The Roots, the band accompanying Jimmy Fallon every night on The Tonight Show, are known for their neo-soul infused hip-hop beats and a jazzy, eclectic, approach to their own original music and every song they cover. On their first commercially successful album Things Fall Apart, from the song, "The Spark," the lyrics rhyme:
Dawa, salaat, zakat, Hajj, and du'a. This is the language of Islam. Why is it in a Roots song you ask? Roots leader and co-founder Tariq "Black Thought" Luqman Trotter belongs to The Nation of Gods and Earths (a.k.a. "The Five-Percent Nation") founded by former Nation of Islam member Clarence 13X and a major influence in the hip-hop scene in NYC and beyond. Malik B., who left the group over a decade ago, is a Sunni Muslim.
The Muslim influence in The Roots music is evident, but it is not unique. Hip-hop giants such as Mos Def, Q-Tip, Nas, Wu Tang Clan, and Erik B and Raqim have have all featured rhymes infused with Islamic terms and themes. Some of them are faithful Sunnis, Five-percenters, or members of the Nation. You could add to this list of notable Muslim rap mavens the up-and-coming UK duo, "Poetic Pilgrimage."
Featured in the Al Jazeera documentary "Witness: Hip Hop Hijabis," Muneera Rashida and Sukina Abdul Noor are Poetic Pilgrimage, the UK's first female Muslim hip-hop duo. Featured in this documentary is "their personal, spiritual and physical journey" as they tour diverse communities in the UK and in Morocco. The documentary illustrates how their music, and public performance, is not fully accepted in the Muslim community (some view women performing at all as haram or "sinful"). At the same time, the women are able to ride the ups-and-downs, the beats and drops, to discover new things about their Muslim practice and beliefs, their feminist sensibilities, & their Jamaican roots.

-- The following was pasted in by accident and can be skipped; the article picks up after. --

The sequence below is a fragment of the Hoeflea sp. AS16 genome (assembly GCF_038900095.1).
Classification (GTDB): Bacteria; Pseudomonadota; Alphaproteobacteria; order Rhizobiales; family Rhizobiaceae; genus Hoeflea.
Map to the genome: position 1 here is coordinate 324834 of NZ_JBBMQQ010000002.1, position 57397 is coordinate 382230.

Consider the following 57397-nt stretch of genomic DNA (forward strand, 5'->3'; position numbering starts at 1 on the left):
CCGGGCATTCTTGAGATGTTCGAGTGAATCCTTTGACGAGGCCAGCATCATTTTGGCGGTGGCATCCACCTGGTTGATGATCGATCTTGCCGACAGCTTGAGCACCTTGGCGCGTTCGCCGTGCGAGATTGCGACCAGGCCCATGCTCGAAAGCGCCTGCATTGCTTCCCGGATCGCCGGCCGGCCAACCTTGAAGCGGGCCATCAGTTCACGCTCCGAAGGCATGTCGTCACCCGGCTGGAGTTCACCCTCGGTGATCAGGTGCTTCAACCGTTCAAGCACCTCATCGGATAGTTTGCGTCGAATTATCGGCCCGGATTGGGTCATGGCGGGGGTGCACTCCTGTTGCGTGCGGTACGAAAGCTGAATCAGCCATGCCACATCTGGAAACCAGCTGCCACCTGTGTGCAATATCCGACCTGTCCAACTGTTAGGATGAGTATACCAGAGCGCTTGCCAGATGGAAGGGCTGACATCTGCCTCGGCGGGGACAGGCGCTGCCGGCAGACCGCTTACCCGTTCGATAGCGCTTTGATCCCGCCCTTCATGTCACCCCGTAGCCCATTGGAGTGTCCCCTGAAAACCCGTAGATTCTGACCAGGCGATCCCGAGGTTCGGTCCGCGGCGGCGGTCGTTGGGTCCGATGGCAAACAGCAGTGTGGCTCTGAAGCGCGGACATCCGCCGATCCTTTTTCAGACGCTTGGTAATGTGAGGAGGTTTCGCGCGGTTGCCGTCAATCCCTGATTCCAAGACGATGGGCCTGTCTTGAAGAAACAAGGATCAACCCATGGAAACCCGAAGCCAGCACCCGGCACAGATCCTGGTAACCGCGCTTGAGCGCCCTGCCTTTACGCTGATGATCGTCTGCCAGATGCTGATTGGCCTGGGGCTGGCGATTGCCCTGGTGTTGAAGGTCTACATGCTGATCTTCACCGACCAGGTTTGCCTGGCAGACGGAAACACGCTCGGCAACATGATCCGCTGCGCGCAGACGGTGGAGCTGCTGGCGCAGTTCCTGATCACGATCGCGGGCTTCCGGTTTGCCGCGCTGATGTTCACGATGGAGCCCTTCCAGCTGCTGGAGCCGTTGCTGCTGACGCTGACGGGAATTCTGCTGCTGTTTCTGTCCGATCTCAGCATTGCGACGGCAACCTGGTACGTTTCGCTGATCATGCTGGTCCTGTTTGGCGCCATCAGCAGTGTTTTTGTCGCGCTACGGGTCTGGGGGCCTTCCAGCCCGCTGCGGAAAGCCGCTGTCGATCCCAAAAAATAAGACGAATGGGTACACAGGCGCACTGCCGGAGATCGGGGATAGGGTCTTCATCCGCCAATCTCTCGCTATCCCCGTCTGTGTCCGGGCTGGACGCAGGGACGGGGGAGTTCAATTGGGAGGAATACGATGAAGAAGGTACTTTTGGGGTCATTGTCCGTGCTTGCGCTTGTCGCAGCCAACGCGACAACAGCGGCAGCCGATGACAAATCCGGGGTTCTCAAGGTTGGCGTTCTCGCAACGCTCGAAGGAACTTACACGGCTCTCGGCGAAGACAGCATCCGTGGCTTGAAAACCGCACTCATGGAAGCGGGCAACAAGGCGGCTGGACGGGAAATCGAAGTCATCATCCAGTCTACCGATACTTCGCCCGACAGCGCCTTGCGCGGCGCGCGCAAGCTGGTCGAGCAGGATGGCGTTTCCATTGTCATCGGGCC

Sukina gave voice to how hip-hop helps her articulate her faith. She said of the music project that her and Muneera share, "[w]e are searching for something that is ours, that is authentically Islam.” The women of Poetic Pilgrimage are not alone on this journey. Mos Def, who reigned over the underground rap scene in the 1990s and is one of the most influential emcees of the last two decades is a devout Sunni Muslim. He repeatedly spits his aqidah (creed) on the tracks he writes and produces.
As point of fact, in the song "Wahid" Mos Def flips the egotism and self-aggrandization ubiquitous in hip-hop to point the finger away from the rap artist who is "the one," to aim the finger skyward and direct the minds of those listening to "the Only One" in the sense of the Muslim declaration of faith -- the shahada (Al-Wahid is one of the 99 names of Allah -- God).
His lyrics, bookended by the adhan -- call to prayer -- go like this:
Mos Def is not alone. Common, rhyming with Cee-Lo in "One Day It'll All Make Sense," sang: